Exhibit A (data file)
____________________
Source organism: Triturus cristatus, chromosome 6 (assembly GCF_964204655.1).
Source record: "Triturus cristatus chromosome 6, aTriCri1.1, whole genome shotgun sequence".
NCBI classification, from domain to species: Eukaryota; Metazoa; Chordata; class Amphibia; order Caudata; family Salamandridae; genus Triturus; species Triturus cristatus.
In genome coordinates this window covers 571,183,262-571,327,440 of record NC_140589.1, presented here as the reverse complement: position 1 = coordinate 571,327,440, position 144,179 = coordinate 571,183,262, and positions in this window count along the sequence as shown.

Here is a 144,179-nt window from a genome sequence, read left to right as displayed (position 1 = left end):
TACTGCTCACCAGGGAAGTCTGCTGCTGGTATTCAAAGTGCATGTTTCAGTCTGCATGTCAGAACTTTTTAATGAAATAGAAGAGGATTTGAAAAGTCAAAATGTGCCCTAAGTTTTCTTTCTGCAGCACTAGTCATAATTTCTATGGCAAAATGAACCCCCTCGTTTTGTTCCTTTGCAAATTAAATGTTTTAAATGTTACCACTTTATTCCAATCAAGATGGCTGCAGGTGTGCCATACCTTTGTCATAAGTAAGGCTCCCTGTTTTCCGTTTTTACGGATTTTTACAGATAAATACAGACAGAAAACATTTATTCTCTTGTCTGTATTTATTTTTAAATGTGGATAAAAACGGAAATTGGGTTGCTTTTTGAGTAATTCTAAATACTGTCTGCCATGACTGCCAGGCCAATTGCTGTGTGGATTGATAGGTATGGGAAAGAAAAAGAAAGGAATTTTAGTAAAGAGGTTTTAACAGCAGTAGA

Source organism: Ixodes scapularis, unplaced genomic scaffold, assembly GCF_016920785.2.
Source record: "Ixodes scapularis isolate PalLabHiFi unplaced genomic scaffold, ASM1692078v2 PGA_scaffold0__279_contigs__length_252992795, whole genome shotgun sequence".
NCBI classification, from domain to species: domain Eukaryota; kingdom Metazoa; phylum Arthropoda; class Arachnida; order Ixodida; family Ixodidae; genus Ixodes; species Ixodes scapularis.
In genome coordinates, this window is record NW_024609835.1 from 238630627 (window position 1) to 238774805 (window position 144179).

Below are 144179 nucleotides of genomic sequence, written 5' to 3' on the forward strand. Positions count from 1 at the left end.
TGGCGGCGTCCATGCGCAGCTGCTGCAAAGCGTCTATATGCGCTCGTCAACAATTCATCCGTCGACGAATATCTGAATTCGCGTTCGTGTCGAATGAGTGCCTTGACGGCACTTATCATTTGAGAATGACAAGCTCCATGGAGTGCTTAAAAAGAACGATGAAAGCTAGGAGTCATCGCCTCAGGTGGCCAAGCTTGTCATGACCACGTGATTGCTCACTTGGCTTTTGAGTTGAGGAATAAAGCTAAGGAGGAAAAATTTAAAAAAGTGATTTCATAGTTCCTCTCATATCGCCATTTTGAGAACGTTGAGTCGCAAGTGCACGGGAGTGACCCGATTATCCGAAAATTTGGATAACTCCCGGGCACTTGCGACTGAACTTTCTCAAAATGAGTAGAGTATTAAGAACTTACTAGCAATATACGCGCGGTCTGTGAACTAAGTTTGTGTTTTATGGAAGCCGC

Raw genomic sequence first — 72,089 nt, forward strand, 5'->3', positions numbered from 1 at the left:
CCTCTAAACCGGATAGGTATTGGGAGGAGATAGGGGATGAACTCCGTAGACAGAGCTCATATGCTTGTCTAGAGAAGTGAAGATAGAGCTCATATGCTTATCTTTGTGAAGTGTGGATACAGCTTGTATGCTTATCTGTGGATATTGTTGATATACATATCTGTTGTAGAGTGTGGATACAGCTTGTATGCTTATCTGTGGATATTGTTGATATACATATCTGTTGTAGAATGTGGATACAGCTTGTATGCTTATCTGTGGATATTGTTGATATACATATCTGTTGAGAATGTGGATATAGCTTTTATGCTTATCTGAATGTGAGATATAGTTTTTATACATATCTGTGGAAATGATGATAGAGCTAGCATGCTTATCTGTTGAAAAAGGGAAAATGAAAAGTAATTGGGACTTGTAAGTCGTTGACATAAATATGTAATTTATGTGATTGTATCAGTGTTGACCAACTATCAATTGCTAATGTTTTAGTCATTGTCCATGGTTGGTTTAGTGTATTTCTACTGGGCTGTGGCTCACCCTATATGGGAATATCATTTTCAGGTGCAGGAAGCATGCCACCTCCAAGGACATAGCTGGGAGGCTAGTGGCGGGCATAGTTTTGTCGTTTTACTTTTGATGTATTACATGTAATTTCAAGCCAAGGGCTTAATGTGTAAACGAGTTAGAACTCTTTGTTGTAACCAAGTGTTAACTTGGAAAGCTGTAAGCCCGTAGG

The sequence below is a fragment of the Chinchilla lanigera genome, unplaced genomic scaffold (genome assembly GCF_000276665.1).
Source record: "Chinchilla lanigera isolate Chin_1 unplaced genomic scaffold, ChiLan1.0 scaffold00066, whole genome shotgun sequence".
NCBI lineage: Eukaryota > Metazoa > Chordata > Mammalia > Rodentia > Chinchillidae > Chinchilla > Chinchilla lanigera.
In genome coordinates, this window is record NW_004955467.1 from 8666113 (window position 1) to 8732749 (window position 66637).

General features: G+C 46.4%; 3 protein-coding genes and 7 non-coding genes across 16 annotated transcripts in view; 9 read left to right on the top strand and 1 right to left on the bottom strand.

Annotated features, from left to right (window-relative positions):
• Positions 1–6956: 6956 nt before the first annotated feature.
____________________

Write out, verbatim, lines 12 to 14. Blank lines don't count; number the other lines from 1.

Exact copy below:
TGGCGGCGTCCATGCGCAGCTGCTGCAAAGCGTCTATATGCGCTCGTCAACAATTCATCCGTCGACGAATATCTGAATTCGCGTTCGTGTCGAATGAGTGCCTTGACGGCACTTATCATTTGAGAATGACAAGCTCCATGGAGTGCTTAAAAAGAACGATGAAAGCTAGGAGTCATCGCCTCAGGTGGCCAAGCTTGTCATGACCACGTGATTGCTCACTTGGCTTTTGAGTTGAGGAATAAAGCTAAGGAGGAAAAATTTAAAAAAGTGATTTCATAGTTCCTCTCATATCGCCATTTTGAGAACGTTGAGTCGCAAGTGCACGGGAGTGACCCGATTATCCGAAAATTTGGATAACTCCCGGGCACTTGCGACTGAACTTTCTCAAAATGAGTAGAGTATTAAGAACTTACTAGCAATATACGCGCGGTCTGTGAACTAAGTTTGTGTTTTATGGAAGCCGC

Raw genomic sequence first — 72,089 nt, forward strand, 5'->3', positions numbered from 1 at the left:
CCTCTAAACCGGATAGGTATTGGGAGGAGATAGGGGATGAACTCCGTAGACAGAGCTCATATGCTTGTCTAGAGAAGTGAAGATAGAGCTCATATGCTTATCTTTGTGAAGTGTGGATACAGCTTGTATGCTTATCTGTGGATATTGTTGATATACATATCTGTTGTAGAGTGTGGATACAGCTTGTATGCTTATCTGTGGATATTGTTGATATACATATCTGTTGTAGAATGTGGATACAGCTTGTATGCTTATCTGTGGATATTGTTGATATACATATCTGTTGAGAATGTGGATATAGCTTTTATGCTTATCTGAATGTGAGATATAGTTTTTATACATATCTGTGGAAATGATGATAGAGCTAGCATGCTTATCTGTTGAAAAAGGGAAAATGAAAAGTAATTGGGACTTGTAAGTCGTTGACATAAATATGTAATTTATGTGATTGTATCAGTGTTGACCAACTATCAATTGCTAATGTTTTAGTCATTGTCCATGGTTGGTTTAGTGTATTTCTACTGGGCTGTGGCTCACCCTATATGGGAATATCATTTTCAGGTGCAGGAAGCATGCCACCTCCAAGGACATAGCTGGGAGGCTAGTGGCGGGCATAGTTTTGTCGTTTTACTTTTGATGTATTACATGTAATTTCAAGCCAAGGGCTTAATGTGTAAACGAGTTAGAACTCTTTGTTGTAACCAAGTGTTAACTTGGAAAGCTGTAAGCCCGTAGG